As a prime example to this point, let’s start with the Motorcycle Half-Shell helmet – of which there are two types. The first type are those that are DOT (Department of Transportation) approved. These helmets are extremely big and bulky because they have 2.5 to 3 inches thick of Styrofoam on the inside. When worn, they make you look like a mushroom head. They are very uncomfortable and they catch a lot of wind, wind drag is very uncomfortable on a long ride.

    The second type is often referred to as a “novelty helmet”. These helmets do not meet DOT safety standards and offer little to no protection. They are illegal to wear in New York and in other states that have helmet laws. Because it is highly unlikely for the police to stop a rider to do a helmet check, many bikers wear novelty helmets to avoid getting tickets. As a result, hundreds of thousands of novelty helmets are sold each year.

    What is scary to me is that a good majority of bikers wear novelty helmets. And just as scary to me is the fact that DOT-approved helmets do not provide adequate protection in many crash scenarios. That is because they are designed to provide protection in cases where crashes are caused by linear acceleration—straight-on impacts.

    The engineering of a helmet should be to protect the wearer’s head, including the safety of the brain. Over time, as head trauma (and specifically Traumatic Brain Injuries “TBIs”), have become better understood, it has been discovered that the root cause for TBIs is exposure of the brain to rotational forces created by angular acceleration during impacts. TBIs, as we know, are taking an incalculable toll socially, financially, and emotionally to so many people and their families – it literally is an epidemic.

    The helmet industry has been regulated by DOT since 1974 and the testing parameters were established at that time. They have never developed a more sophisticated line of testing. To this day, helmets are tested purely on linear acceleration. While in reality, over 80 percent of head injuries are greatly affected by angular acceleration. These are creating rotational injuries to the brain. Net/Net - the helmet industry does not address this via testing and thus its manufacturers are not engineering helmets to address the root causes of head trauma (including TBIs).

    After leaving Laconia (2008), I couldn’t stop thinking about developing a better motorcycle helmet. It became my passion to bring safety helmet technology to the table that would provide the style, performance, and comfort riders so desperately wanted, and more importantly needed.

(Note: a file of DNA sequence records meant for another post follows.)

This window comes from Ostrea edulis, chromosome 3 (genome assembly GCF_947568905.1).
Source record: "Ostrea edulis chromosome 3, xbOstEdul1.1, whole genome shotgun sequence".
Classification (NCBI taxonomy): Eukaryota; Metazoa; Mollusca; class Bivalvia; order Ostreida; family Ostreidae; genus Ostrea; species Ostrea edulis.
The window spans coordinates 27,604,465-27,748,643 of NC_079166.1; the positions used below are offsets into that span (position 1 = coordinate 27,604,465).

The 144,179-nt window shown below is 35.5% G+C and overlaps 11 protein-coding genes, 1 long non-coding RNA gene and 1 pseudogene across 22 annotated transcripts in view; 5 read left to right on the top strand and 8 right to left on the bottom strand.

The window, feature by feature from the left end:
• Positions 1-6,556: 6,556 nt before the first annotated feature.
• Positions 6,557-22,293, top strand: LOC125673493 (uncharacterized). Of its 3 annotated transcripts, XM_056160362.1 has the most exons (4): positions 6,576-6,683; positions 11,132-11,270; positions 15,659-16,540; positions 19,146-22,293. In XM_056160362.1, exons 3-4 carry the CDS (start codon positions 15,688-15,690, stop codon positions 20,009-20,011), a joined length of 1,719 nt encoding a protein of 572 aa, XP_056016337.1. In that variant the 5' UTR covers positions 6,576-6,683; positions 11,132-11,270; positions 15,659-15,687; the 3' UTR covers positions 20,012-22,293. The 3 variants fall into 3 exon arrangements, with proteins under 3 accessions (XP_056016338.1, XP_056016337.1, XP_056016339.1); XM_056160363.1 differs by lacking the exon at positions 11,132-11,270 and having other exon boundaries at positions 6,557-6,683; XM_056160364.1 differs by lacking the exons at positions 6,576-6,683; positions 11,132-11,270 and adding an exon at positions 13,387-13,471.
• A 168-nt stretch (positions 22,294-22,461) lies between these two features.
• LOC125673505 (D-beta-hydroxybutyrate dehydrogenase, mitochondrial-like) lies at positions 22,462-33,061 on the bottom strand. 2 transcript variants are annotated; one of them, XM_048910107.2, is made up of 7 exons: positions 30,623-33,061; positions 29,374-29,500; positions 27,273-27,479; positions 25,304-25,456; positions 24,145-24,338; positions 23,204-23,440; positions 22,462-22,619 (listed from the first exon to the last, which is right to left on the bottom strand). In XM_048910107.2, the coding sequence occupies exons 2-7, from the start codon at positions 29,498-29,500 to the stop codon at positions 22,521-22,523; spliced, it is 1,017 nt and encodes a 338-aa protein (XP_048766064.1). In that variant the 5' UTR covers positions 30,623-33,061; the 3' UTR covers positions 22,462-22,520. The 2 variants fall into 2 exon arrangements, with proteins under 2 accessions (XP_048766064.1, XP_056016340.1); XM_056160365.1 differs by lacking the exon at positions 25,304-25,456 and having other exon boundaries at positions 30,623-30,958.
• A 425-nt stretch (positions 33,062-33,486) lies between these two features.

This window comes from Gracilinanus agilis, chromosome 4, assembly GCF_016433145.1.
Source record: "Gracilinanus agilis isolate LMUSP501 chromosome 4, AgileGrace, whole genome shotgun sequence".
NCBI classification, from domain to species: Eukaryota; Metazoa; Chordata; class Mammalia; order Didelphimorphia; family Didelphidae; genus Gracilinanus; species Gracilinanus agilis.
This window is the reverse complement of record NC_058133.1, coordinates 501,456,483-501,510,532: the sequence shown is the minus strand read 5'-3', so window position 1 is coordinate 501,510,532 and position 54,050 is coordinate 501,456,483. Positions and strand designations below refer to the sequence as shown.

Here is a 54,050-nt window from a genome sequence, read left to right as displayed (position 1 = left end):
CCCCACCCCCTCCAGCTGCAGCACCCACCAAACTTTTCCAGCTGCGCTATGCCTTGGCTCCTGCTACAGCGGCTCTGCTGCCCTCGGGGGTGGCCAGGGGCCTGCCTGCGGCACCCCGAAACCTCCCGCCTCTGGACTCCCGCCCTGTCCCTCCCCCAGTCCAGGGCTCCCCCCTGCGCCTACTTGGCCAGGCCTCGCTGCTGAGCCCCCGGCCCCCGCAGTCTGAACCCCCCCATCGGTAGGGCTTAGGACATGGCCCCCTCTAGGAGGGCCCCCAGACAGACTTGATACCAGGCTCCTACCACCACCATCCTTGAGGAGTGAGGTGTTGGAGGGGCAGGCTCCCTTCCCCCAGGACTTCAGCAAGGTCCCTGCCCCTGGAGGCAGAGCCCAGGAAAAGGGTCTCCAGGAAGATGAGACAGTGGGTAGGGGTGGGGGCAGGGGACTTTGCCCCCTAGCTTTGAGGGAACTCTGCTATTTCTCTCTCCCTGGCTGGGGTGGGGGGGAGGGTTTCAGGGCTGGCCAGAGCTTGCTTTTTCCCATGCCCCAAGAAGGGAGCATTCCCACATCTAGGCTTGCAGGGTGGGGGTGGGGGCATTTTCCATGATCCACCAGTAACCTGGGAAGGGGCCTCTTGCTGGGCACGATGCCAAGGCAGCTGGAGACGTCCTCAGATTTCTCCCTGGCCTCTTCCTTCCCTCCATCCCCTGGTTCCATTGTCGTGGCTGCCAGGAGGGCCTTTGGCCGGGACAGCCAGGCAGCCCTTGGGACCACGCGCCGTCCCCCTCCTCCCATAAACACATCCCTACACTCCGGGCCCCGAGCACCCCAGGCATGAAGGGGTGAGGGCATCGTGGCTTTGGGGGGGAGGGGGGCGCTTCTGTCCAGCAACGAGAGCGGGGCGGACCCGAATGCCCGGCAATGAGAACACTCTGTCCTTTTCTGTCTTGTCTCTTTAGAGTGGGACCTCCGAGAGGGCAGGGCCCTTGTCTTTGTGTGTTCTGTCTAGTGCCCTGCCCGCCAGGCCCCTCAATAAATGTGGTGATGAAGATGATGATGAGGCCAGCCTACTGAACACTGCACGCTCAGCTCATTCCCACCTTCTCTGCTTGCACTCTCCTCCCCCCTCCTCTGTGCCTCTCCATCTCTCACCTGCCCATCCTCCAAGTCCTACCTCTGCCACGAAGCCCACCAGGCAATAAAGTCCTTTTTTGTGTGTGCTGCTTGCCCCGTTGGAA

I feel that when you have a passion, you have an obsession - and an obsession never leaves your mind, it is always there. Although I am not an engineer by trade, I’ve always had an aptitude for math and science. So when my passion (obsession) for fixing the problems with current safety helmet technology was ignited, I became very academic.

    Post Laconia, I conducted years of research on current safety helmet technology and its customary engineering approach to kinetic energy response, and rotational force impacts to the wearer. I finally had an epiphany – the safety helmet engineering gap that is driving the gaps in style, performance, and comfort for helmet wearers could be solved by FLUID.
    Fluid is the most natural medium to respond to, convert, and displace kinetic energy – at any speed or angle. From a physics perspective it can further reduce helmet profile size. From a comfort perspective, a helmet’s interior can more naturally conform to the human head all while providing natural cooling benefits.

    Borne from the obsession, and ultimately the FLUID epiphany, is my work to develop, design, patent, and deploy Fluid Displacement LinerTM (FDL) technology which becomes the enabling advancement for new revolutionary impact technology systems. These systems will deliver style, performance, and comfort to those who have historically worn helmets, as well as to those who haven’t worn helmets but now “will”.
  • Software used for this entry:
    SolidWorks, ANSYS
  • Patent status: